An examination of the Xeljanz post-marketing research indicated a higher frequency of blood clots in the lungs, according to the FDA. The result was for the Xeljanz 10 mg twice day dosage. Many of the blood clots were dangerous, and some even killed people. Blood clots may also lead to heart attacks, strokes, and organ damage.
What Are the Cancer Risks of Xeljanz?
Xeljanz patients have been diagnosed with lymphoma, melanoma, lung cancer, breast cancer, prostate cancer, pancreatic cancer, and other malignancies. In the post-marketing study, 164 of the 4,362 test volunteers got cancer. In February 2021, the FDA issued a public warning about the cancer risks associated with Xeljanz.
What Are the Consequences of Taking Xeljanz and Having Cardiovascular Problems?
The FDA issued a warning in February 2021 regarding significant cardiac issues associated to Xeljanz. Pfizer refers to them as “serious adverse cardiovascular events” in a news statement on the post-marketing study findings (MACE). A total of 135 individuals with MACE were included in the research. The 10 mg dosage caused somewhat more cardiovascular events than the 5 mg dose. A heart attack was the most often reported occurrence.
Cardiac arrest, cardiovascular mortality, ischemic stroke, acute coronary syndrome, heart failure, and atrial fibrillation are some of the other cardiovascular issues that Xeljanz might cause.
Is a Xeljanz Lawsuit Right for Me?
You’re undoubtedly asking why Pfizer was required to research the drug’s lethal side effects after it was licensed and made accessible to the public, just like other Xeljanz patients. Shouldn’t the corporation have issued warnings from the moment it went public if it was aware of such issues?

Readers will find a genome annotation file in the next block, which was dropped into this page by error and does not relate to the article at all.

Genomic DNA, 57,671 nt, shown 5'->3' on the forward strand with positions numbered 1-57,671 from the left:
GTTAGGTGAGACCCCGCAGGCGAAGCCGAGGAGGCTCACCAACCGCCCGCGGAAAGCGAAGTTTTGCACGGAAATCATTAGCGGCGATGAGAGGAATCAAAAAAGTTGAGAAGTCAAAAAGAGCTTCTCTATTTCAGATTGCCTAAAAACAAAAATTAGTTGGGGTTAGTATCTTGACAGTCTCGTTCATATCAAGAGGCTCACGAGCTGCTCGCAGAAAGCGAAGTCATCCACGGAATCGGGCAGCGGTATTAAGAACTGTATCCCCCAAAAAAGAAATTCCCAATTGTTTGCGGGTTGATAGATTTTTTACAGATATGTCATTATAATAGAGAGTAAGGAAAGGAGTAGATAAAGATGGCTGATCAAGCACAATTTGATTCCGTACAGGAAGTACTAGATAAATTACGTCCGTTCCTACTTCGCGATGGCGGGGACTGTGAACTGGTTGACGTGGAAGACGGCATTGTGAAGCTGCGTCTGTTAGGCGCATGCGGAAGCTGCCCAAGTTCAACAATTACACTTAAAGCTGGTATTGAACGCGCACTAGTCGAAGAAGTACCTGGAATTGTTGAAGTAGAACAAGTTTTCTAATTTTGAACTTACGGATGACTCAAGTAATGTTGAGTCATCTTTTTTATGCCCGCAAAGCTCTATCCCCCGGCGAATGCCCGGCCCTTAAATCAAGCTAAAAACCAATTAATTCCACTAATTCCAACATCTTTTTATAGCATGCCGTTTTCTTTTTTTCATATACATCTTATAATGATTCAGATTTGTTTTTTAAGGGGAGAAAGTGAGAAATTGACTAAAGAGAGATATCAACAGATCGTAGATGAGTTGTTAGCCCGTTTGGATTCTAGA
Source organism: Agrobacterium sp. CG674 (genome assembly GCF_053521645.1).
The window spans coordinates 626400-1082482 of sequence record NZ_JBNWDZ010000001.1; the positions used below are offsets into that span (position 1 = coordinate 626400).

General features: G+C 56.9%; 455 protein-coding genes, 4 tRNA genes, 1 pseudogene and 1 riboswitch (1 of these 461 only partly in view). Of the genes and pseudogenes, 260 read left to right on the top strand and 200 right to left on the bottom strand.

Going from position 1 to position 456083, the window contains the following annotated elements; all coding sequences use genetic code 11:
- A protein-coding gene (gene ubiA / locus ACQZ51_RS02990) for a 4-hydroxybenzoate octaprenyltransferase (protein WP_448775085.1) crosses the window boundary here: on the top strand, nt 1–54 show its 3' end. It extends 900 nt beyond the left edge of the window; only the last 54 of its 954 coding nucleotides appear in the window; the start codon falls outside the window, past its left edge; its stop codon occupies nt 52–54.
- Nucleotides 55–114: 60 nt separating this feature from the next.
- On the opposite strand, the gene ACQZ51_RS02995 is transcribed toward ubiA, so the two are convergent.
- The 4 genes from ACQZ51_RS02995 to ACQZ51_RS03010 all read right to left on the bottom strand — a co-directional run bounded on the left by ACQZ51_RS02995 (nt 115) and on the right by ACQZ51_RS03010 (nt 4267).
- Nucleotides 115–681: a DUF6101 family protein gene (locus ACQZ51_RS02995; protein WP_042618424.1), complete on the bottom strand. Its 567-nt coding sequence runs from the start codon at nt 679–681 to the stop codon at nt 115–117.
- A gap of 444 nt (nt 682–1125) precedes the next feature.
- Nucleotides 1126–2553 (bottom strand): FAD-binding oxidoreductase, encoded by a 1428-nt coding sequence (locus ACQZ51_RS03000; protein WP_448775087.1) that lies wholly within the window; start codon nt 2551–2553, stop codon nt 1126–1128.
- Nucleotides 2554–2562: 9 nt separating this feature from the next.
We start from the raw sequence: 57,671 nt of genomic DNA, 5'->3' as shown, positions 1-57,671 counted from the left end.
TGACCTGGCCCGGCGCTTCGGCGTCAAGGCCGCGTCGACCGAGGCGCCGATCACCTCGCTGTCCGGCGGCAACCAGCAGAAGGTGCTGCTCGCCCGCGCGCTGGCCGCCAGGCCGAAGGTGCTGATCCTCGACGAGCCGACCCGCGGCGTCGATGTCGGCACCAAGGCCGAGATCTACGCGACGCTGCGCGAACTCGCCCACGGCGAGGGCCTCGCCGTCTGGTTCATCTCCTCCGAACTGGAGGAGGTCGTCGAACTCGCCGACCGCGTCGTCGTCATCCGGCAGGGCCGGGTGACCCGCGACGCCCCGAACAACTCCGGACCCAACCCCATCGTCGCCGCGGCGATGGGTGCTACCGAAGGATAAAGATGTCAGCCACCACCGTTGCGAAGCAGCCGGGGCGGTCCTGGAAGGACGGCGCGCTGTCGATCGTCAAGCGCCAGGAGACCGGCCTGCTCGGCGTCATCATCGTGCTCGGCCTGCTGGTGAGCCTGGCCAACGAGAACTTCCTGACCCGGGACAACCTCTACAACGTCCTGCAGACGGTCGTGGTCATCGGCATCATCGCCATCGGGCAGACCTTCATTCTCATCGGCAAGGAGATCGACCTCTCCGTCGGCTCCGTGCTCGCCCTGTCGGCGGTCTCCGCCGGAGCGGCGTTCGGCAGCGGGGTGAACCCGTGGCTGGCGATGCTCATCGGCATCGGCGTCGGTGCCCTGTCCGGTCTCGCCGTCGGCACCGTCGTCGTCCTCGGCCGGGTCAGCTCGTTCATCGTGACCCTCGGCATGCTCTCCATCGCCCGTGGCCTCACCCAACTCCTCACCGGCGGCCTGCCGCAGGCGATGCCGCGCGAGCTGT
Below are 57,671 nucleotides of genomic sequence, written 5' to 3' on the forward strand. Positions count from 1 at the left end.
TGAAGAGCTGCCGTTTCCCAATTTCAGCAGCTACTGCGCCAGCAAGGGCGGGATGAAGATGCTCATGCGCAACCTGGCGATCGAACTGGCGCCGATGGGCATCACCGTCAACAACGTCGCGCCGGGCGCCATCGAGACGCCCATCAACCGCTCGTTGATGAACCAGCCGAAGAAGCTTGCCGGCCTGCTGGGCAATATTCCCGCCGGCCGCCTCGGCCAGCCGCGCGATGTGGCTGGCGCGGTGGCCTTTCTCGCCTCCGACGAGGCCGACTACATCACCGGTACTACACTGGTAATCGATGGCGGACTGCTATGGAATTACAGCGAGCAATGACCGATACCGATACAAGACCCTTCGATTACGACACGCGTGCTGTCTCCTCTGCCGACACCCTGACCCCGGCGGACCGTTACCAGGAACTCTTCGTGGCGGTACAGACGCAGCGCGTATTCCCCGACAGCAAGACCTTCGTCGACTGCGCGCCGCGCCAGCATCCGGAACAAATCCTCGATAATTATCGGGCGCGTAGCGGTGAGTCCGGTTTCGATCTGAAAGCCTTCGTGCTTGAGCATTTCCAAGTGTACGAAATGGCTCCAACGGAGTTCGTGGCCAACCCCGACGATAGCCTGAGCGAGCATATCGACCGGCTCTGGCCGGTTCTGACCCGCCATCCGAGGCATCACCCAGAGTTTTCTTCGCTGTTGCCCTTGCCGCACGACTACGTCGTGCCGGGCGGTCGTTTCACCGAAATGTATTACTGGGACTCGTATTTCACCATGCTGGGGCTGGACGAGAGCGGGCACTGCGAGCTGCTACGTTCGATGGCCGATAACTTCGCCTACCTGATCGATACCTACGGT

Our lawyers are aware of your worries and are here to assist you. We have a strong track record of taking on the pharmaceutical business and successfully recovering compensation for our customers. If you took Xeljanz and developed cancer, a heart condition, or a blood clot, you may be qualified for a Xeljanz lawsuit.
The initial stage in the legal procedure is a free consultation. Please fill out our contact form with your contact information and a short explanation of your situation, and a Xeljanz lawyer will contact you as soon as possible. You may also reach us at 855 696 0024 right now.
Xeljanz, a drug commonly prescribed for rheumatoid arthritis, is a type of medication called an immunosuppressant. It’s also known as tofacitinib citrate. The “fda” stands for the Food and Drug Administration, which is the United States government agency that regulates drugs. Reference: xeljanz, fda.
Frequently Asked Questions
What is xeljanz used for?
A: Xeljanz is used to treat psoriasis.
Is xeljanz an anti inflammatory?
A: No. xeljanz is not an anti-inflammatory drug, and it will not treat inflammation in the body.
What are the side effects of taking xeljanz?
A: Side effects of taking xeljanz may include nausea, diarrhea, headaches and vomiting. Stop taking the medication if you experience these side effects.